I’m not an expert in Byzantine-style of writing, but from what little I gather, it’s a very ornate style of writing. It sounds like a style very different from Ray Bradbury’s. Some have asked me how I’d describe Mr. Bradbury’s style, and, again, I think Stephen King said it best in his book On Writing: A Memoir of the Craft: Everything’s green and wondrous and seen through a lens of nostalgia.
That being said…
When I was younger and an even worse writer than I am now, I often would try to write fiction using strict outlines. I think it came from the times I’d occasionally get 15 minutes at church to preach miniature sermons. I’d take a story idea, outline it and then write according to the outline. Whenever possible, I’d employ alliteration.
Don’t misunderstand–there’s nothing wrong with writing by outlines. If you’re a very organized person, perhaps it’s the best way to go. In many ways (especially in my journalism and freelance writing careers) I still like to do that as a way to have a starting point that points towards a faint, distant, illuminated end of the tunnel. But there are many times when writing fiction where it’s sometimes best to go with the flow and write as the spirit moves you. Let your imagination guide you.
Mr. Bradbury notes that even at an early age his preferred style of writing was word asociation. Take a story, write down as many words that come to mind and then write the story based on the word list. Before this, he used to “beat, pummel and thrash” an idea into existence. He believes that word association allows you to write faster as the ideas flow much better.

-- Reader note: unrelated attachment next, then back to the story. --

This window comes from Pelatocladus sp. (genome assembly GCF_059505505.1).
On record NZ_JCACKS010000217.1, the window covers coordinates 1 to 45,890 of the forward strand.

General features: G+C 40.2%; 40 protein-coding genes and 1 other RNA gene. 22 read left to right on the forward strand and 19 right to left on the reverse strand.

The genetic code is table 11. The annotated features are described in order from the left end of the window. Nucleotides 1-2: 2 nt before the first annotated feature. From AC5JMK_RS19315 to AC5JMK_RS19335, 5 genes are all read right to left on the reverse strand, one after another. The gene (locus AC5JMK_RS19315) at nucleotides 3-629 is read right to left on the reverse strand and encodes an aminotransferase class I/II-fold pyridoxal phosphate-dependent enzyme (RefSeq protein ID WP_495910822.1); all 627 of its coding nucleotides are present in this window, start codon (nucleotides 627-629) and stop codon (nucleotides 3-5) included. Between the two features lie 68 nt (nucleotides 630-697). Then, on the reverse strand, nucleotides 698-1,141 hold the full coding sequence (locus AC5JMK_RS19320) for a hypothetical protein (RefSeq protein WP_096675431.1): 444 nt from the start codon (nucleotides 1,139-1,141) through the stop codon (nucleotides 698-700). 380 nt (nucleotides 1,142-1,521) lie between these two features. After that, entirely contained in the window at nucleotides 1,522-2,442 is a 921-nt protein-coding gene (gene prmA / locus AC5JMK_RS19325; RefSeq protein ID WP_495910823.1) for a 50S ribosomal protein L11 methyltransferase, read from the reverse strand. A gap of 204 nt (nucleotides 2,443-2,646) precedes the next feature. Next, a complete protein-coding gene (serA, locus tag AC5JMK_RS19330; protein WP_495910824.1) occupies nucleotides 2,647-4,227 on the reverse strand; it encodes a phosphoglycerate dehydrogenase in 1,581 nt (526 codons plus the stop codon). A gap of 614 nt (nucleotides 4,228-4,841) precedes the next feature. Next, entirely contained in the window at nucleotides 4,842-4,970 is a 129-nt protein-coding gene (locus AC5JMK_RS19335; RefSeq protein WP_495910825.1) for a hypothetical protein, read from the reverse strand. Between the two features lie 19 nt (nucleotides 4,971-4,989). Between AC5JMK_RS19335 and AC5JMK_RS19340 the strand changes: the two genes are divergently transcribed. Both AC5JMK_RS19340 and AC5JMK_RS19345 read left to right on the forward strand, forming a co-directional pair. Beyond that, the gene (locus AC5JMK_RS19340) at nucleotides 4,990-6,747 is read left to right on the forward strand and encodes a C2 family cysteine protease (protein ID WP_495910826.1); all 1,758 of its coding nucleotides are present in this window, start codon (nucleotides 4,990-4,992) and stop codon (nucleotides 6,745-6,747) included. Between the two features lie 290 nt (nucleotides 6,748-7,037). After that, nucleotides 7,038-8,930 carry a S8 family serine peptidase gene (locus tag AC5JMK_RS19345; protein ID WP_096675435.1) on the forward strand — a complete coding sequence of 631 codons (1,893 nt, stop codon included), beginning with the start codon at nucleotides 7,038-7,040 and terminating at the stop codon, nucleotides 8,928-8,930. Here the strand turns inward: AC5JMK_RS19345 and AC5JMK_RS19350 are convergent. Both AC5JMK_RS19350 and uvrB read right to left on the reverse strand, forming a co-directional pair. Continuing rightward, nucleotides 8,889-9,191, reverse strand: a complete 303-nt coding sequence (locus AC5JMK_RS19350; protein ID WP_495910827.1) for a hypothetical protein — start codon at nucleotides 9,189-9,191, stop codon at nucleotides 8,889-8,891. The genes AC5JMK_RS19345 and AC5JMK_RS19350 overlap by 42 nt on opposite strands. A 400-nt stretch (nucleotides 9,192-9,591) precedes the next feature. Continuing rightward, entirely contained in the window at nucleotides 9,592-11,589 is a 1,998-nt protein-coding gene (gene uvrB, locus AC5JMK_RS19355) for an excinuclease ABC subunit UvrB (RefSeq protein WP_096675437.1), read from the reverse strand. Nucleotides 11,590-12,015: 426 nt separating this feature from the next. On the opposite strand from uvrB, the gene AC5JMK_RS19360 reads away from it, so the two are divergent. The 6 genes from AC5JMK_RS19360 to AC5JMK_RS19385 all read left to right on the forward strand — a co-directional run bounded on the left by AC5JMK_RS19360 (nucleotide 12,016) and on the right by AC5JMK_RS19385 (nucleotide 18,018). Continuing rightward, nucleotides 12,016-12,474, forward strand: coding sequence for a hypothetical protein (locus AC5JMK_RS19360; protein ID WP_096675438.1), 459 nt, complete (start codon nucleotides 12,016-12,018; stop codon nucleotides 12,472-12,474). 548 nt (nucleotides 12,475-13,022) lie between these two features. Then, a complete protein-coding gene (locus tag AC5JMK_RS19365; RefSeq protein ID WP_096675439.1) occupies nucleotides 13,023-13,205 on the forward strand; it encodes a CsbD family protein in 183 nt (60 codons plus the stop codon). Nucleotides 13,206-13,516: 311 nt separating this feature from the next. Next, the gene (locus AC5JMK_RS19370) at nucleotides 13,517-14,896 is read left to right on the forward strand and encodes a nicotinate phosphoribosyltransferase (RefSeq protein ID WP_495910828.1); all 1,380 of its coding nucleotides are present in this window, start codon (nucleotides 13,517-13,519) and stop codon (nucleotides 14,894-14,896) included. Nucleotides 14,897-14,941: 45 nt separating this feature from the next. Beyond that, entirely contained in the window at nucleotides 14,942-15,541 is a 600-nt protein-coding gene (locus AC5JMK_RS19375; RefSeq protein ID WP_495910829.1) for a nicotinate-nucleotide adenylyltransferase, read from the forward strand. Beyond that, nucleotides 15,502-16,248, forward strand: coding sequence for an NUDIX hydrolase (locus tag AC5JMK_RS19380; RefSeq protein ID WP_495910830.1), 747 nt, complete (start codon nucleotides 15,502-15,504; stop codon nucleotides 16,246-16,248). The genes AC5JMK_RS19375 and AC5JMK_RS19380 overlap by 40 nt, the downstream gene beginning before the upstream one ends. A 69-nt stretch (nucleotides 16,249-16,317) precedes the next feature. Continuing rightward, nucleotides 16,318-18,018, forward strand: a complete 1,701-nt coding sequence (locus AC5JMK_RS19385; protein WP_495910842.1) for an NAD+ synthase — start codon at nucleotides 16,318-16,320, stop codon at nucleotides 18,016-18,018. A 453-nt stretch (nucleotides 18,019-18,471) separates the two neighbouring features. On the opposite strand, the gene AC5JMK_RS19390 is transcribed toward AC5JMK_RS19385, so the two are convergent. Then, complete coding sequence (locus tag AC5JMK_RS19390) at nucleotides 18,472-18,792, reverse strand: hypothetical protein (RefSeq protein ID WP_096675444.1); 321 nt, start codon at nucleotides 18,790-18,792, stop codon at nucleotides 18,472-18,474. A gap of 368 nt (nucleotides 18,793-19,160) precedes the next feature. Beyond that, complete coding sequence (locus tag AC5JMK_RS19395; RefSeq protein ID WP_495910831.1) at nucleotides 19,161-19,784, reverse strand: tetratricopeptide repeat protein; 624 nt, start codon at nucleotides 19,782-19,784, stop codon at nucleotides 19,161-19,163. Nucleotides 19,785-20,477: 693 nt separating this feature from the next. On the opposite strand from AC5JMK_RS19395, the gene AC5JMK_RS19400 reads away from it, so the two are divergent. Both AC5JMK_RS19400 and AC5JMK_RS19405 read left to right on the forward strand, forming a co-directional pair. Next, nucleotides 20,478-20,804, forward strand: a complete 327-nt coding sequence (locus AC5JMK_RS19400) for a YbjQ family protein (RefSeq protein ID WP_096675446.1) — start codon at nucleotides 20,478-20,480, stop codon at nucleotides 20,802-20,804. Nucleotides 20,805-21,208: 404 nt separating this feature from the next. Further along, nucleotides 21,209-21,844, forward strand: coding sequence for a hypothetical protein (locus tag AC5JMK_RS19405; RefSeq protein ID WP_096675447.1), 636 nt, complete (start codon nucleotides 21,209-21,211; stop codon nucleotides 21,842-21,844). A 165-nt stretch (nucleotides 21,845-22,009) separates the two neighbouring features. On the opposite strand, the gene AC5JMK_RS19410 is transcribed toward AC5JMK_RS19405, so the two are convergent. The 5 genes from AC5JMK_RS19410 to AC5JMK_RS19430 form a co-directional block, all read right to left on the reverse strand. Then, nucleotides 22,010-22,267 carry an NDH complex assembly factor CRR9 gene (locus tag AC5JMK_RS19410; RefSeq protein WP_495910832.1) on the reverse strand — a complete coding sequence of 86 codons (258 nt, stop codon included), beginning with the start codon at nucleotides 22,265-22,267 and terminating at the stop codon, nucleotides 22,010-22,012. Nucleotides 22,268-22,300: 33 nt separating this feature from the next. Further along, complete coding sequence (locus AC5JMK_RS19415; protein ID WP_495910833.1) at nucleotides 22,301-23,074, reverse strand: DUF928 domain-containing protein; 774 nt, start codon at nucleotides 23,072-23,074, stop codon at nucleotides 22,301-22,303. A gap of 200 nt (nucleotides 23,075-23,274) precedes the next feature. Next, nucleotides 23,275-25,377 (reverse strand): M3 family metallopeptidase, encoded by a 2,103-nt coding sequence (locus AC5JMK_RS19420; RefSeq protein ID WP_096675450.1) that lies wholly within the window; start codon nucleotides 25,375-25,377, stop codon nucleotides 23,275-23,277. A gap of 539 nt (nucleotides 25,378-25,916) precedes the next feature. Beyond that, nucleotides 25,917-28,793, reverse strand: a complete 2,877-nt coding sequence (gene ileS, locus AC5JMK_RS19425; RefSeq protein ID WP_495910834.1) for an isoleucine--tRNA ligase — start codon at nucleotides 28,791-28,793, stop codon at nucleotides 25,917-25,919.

To illustrate this, he explains the term “Dandelion Wine”, which he would use in a collection of his published short stories. Dandelions sprout in the spring (as they will very soon do here in Michigan), and each dandelion represents a fascinating story idea. As for the wine, oenophiles tell us that the best wine is properly aged. Take a story idea and allow it to age, breathe and build up color, aroma and flavor in a cask and then in a bottle and soon you have a story that people will pay good money to read.
That gives me hope, when you consider the unpublished short stories I have that I hope someday will see the light of day: Why Are You Here So Soon? (a young man commits suicide out of despair, gets to heaven and sees how God could’ve richly used him had he not ended his life on a lark); God’s Final Call (a young man raised in a Baptist church knows he’s not really saved and has a decision to make: become a Christian or ignore God one last time); Dear Billy, Sincerely, Billy (a time travel story involving bullies, new opportunities and receiving a letter from yourself in the not-so-near past). Perhaps these dandelions will someday soon turn into very fine wines.
Mr. Bradbury notes how some critics who, aware of his humble childhood and some of the perceived ugliness of that area of Illinois (such as the trains, boxcars and smell of coal) wonder how he could convey excitement about these. It’s all about perception, he reasons. A carnival or railyard deemed ugly by a dignified, stuffy Byzantine person is, to a Midwest boy who grew up in the 1930s a paradise.
To Bradbury, his humble surroundings were Byzantium: a wonderous, exotic, beautiful place very ornate and rich to him.
Finally, Mr. Bradbury talks about the pear-shaped, red, white and blue-striped paper balloons filled with hot air during 1925 Fourth of July. They floated and seemed to have a wonderful, mysterious life of their own. I wonder if these balloons were the inspiration for his short story The Fire Balloons (which can be found in his book The Illustrated Man).
Richard Zowie is a Michigan-based writer who blogs, works in journalism, writes fiction and essays. Post comments here or e-mail him at firstname.lastname@example.org.